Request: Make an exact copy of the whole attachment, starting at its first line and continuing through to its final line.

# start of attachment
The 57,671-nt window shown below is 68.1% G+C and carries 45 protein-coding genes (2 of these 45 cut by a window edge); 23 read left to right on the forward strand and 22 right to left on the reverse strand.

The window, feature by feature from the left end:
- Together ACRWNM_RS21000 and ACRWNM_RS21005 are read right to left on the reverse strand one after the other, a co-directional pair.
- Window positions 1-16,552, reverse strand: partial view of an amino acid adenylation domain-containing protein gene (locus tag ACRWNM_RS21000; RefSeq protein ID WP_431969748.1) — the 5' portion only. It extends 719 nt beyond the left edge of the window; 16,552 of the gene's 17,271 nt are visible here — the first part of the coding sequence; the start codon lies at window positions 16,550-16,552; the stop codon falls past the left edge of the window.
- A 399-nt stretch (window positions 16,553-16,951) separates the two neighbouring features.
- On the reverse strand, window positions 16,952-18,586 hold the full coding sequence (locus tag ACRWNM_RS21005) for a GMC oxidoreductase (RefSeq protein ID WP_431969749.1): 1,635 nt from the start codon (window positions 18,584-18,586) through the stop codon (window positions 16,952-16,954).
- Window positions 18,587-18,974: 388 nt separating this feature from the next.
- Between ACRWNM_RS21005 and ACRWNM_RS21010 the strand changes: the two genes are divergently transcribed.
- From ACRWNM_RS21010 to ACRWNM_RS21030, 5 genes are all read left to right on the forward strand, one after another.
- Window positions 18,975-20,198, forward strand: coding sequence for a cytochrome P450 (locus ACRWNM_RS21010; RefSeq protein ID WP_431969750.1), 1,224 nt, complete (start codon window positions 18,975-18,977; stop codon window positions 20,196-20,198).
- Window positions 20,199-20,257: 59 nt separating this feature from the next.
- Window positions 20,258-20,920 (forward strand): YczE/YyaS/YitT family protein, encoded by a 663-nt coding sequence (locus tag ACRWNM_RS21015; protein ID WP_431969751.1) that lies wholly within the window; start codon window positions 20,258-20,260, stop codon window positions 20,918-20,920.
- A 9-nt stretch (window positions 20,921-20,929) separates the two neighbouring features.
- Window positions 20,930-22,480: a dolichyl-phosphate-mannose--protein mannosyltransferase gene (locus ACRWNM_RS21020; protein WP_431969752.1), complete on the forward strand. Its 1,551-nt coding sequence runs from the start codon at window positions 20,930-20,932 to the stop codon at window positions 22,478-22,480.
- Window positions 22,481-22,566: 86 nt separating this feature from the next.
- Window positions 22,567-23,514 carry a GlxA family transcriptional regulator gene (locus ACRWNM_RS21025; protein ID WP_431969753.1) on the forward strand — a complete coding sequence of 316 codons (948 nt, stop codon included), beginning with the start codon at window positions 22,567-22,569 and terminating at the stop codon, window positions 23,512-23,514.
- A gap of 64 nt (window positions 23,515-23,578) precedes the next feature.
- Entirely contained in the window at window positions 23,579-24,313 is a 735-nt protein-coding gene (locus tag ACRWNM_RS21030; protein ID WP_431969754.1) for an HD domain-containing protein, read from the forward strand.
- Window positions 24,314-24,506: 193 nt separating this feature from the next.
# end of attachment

The 57,671-nt window shown below is 68.1% G+C and carries 45 protein-coding genes (2 of these 45 cut by a window edge); 23 read left to right on the forward strand and 22 right to left on the reverse strand.

The window, feature by feature from the left end:
- Together ACRWNM_RS21000 and ACRWNM_RS21005 are read right to left on the reverse strand one after the other, a co-directional pair.
- Window positions 1-16,552, reverse strand: partial view of an amino acid adenylation domain-containing protein gene (locus tag ACRWNM_RS21000; RefSeq protein ID WP_431969748.1) — the 5' portion only. It extends 719 nt beyond the left edge of the window; 16,552 of the gene's 17,271 nt are visible here — the first part of the coding sequence; the start codon lies at window positions 16,550-16,552; the stop codon falls past the left edge of the window.
- A 399-nt stretch (window positions 16,553-16,951) separates the two neighbouring features.
- On the reverse strand, window positions 16,952-18,586 hold the full coding sequence (locus tag ACRWNM_RS21005) for a GMC oxidoreductase (RefSeq protein ID WP_431969749.1): 1,635 nt from the start codon (window positions 18,584-18,586) through the stop codon (window positions 16,952-16,954).
- Window positions 18,587-18,974: 388 nt separating this feature from the next.
- Between ACRWNM_RS21005 and ACRWNM_RS21010 the strand changes: the two genes are divergently transcribed.
- From ACRWNM_RS21010 to ACRWNM_RS21030, 5 genes are all read left to right on the forward strand, one after another.
- Window positions 18,975-20,198, forward strand: coding sequence for a cytochrome P450 (locus ACRWNM_RS21010; RefSeq protein ID WP_431969750.1), 1,224 nt, complete (start codon window positions 18,975-18,977; stop codon window positions 20,196-20,198).
- Window positions 20,199-20,257: 59 nt separating this feature from the next.
- Window positions 20,258-20,920 (forward strand): YczE/YyaS/YitT family protein, encoded by a 663-nt coding sequence (locus tag ACRWNM_RS21015; protein ID WP_431969751.1) that lies wholly within the window; start codon window positions 20,258-20,260, stop codon window positions 20,918-20,920.
- A 9-nt stretch (window positions 20,921-20,929) separates the two neighbouring features.
- Window positions 20,930-22,480: a dolichyl-phosphate-mannose--protein mannosyltransferase gene (locus ACRWNM_RS21020; protein WP_431969752.1), complete on the forward strand. Its 1,551-nt coding sequence runs from the start codon at window positions 20,930-20,932 to the stop codon at window positions 22,478-22,480.
- Window positions 22,481-22,566: 86 nt separating this feature from the next.
- Window positions 22,567-23,514 carry a GlxA family transcriptional regulator gene (locus ACRWNM_RS21025; protein ID WP_431969753.1) on the forward strand — a complete coding sequence of 316 codons (948 nt, stop codon included), beginning with the start codon at window positions 22,567-22,569 and terminating at the stop codon, window positions 23,512-23,514.
- A gap of 64 nt (window positions 23,515-23,578) precedes the next feature.
- Entirely contained in the window at window positions 23,579-24,313 is a 735-nt protein-coding gene (locus tag ACRWNM_RS21030; protein ID WP_431969754.1) for an HD domain-containing protein, read from the forward strand.
- Window positions 24,314-24,506: 193 nt separating this feature from the next.